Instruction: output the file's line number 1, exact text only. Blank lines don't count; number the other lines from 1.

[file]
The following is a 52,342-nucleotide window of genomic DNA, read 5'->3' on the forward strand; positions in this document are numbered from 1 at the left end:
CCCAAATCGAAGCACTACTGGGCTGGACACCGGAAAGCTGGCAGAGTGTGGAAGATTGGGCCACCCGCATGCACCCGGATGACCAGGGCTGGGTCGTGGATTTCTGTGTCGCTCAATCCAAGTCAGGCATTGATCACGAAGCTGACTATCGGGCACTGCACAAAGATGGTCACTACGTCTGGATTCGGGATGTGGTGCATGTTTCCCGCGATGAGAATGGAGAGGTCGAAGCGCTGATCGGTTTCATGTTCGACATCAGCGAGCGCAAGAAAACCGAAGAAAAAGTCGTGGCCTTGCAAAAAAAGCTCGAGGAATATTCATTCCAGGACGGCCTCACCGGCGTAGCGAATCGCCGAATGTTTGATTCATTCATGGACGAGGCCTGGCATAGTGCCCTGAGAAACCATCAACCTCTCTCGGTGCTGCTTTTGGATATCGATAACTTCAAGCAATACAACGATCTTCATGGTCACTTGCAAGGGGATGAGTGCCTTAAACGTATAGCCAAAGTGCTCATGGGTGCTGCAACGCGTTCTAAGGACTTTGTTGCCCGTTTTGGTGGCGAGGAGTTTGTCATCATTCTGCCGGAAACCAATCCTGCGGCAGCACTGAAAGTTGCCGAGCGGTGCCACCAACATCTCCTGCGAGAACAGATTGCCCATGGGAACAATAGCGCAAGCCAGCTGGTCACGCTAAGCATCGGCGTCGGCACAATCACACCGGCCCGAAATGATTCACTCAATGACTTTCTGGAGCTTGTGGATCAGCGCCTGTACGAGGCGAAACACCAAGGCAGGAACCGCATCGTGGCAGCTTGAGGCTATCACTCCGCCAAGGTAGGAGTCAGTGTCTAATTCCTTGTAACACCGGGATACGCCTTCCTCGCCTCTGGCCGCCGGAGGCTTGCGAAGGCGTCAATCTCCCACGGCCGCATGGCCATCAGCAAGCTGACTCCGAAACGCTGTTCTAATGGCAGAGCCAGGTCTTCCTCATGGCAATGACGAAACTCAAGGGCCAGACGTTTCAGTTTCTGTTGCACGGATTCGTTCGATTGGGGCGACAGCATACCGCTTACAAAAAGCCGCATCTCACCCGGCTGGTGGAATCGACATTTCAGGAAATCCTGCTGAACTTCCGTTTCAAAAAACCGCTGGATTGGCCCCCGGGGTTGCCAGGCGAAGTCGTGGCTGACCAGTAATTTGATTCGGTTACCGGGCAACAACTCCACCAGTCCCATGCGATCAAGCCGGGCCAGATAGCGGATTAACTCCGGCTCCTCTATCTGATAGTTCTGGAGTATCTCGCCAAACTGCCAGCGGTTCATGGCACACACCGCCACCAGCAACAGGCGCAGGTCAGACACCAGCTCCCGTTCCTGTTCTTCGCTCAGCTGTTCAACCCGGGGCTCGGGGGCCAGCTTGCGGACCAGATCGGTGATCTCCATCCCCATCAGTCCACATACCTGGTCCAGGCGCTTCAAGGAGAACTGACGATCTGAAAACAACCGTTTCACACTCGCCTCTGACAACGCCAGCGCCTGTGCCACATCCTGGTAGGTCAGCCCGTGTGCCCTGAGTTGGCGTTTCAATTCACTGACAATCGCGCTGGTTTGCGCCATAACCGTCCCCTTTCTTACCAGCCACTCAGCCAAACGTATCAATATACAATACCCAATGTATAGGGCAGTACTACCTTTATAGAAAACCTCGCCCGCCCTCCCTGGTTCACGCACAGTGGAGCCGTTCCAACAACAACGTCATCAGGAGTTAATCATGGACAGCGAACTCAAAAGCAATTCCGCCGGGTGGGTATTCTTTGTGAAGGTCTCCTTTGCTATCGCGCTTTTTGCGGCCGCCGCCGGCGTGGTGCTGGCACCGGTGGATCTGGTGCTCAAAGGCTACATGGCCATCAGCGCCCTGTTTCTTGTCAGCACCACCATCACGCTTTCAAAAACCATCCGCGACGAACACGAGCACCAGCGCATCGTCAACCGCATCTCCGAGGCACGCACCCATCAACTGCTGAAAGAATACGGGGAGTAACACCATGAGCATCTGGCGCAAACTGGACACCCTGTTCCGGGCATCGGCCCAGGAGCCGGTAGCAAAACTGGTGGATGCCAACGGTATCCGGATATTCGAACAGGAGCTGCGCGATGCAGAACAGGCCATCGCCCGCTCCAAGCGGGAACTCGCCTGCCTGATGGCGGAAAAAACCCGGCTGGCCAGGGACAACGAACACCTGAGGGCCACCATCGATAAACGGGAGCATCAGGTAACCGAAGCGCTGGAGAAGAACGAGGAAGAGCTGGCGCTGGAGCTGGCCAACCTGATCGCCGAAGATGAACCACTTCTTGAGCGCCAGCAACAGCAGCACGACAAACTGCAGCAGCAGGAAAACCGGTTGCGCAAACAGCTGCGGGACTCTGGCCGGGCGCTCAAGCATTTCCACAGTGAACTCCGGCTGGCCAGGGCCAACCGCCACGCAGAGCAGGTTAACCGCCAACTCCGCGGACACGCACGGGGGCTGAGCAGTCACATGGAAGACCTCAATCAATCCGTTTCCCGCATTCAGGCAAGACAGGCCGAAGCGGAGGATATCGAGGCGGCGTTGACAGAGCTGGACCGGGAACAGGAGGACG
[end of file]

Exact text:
The following is a 52,342-nucleotide window of genomic DNA, read 5'->3' on the forward strand; positions in this document are numbered from 1 at the left end: